Secondly, that the Government’s due process in handling our grievance was not applied in a fair manner. 14 years of effort by the RCB Group to exercise its right to the truth and its right to challenge the decision have been met with a Government process that is blatantly unfair.

The article fails to consider the strategic context of security threats from communist expansion (The Domino Theory) in SEA and our strategic Alliance under the Five Power Defence Arrangement with the vital role that the RAAF, deployed at Air Base Butterworth (ABB), had in providing a deterrent to further Communist aggression in South East Asia beyond the 1960s he writes of “During the 1960s, it served as a deterrent and a backstop to the Malaysian government.” Our Alliance continued through the Malaysian Emergency War 1968 -1989 and still exists today.

It does not report that the genesis of the RCB deployment was the outbreak of Malaysia’s Insurgency War in 1968 against a resurgent communist terrorists and the Australian Government’s decision Defence Committee Minute (Secret) 2/73 to protect the RAAF Assets at ABB against the threat. In that Minute it records: “This (deployment) could be presented publicly as being for training purposes”. Herewith is the deception of the true RCB’s warlike service that meets the criteria.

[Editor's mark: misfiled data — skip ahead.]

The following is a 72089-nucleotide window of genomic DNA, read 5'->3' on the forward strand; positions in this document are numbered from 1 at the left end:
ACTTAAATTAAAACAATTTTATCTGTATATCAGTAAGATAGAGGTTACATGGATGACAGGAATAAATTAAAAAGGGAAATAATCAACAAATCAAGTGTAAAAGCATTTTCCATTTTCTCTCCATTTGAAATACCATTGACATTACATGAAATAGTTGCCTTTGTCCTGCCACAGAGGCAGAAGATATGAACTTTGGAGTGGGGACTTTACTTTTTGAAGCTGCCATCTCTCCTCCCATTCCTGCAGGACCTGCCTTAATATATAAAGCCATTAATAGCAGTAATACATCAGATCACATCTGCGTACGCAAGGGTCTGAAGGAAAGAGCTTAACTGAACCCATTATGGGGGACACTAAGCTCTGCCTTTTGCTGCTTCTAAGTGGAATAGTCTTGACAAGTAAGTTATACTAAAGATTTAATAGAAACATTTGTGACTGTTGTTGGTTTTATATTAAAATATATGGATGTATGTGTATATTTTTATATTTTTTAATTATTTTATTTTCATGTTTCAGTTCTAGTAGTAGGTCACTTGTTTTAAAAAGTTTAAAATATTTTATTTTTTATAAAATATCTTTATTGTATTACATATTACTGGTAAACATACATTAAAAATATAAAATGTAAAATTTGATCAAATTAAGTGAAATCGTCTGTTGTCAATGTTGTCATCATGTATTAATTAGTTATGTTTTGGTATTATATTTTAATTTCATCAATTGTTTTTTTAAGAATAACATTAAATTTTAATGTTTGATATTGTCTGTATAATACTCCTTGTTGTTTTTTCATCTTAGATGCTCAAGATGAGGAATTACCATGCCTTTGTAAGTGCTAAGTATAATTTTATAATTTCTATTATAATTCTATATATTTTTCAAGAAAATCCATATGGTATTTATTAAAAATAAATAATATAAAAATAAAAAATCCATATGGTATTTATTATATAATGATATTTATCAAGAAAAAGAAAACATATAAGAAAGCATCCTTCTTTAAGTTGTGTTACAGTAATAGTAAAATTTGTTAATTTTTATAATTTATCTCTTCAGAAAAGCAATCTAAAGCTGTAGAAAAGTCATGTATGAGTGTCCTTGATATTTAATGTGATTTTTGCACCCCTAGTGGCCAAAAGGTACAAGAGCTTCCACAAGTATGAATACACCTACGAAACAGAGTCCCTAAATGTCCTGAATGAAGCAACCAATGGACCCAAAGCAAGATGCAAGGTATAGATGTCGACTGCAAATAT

The article does not report our request for an independent of government judicial enquiry.

However a positive from Paul Marley’s article is that it does expose the matter to the Australian people. Our challenge is to build on that entry with our own troops and supporters in direct action campaign in the field.

It is a pity that Paul did not check his “facts” with us before publishing.


  1. Warren Feakes says

    I think the term “Second Malayan Emergency” is totally incorrect.

    If it was indeed an “emergency” it was the first for Malaysia, and therefore the “First Malaysian Emergency”

    The Malay(an) Emergency as it was known, lasted from 1948 to 1960 . On 31 August 1963, North Borneo and Singapore were granted self-governance and all states formed Malaysia on 16 September 1963.

    All after that was “Malaysia”

  2. Con O'Shea says

    Without Prejudice
    C.J. O’Shea
    Mortar Platoon, Support Comp, 8RAR
    Dear Mr Fulcher
    Recently I came across an article from the Rifle Company Butterworth, in it you state that the personnel that served there between 1070-89 have their service recognised as warlike and therefore be awarded the AASM.
    In the article you state the communists re-grouped and launched a fresh offensive in 1968.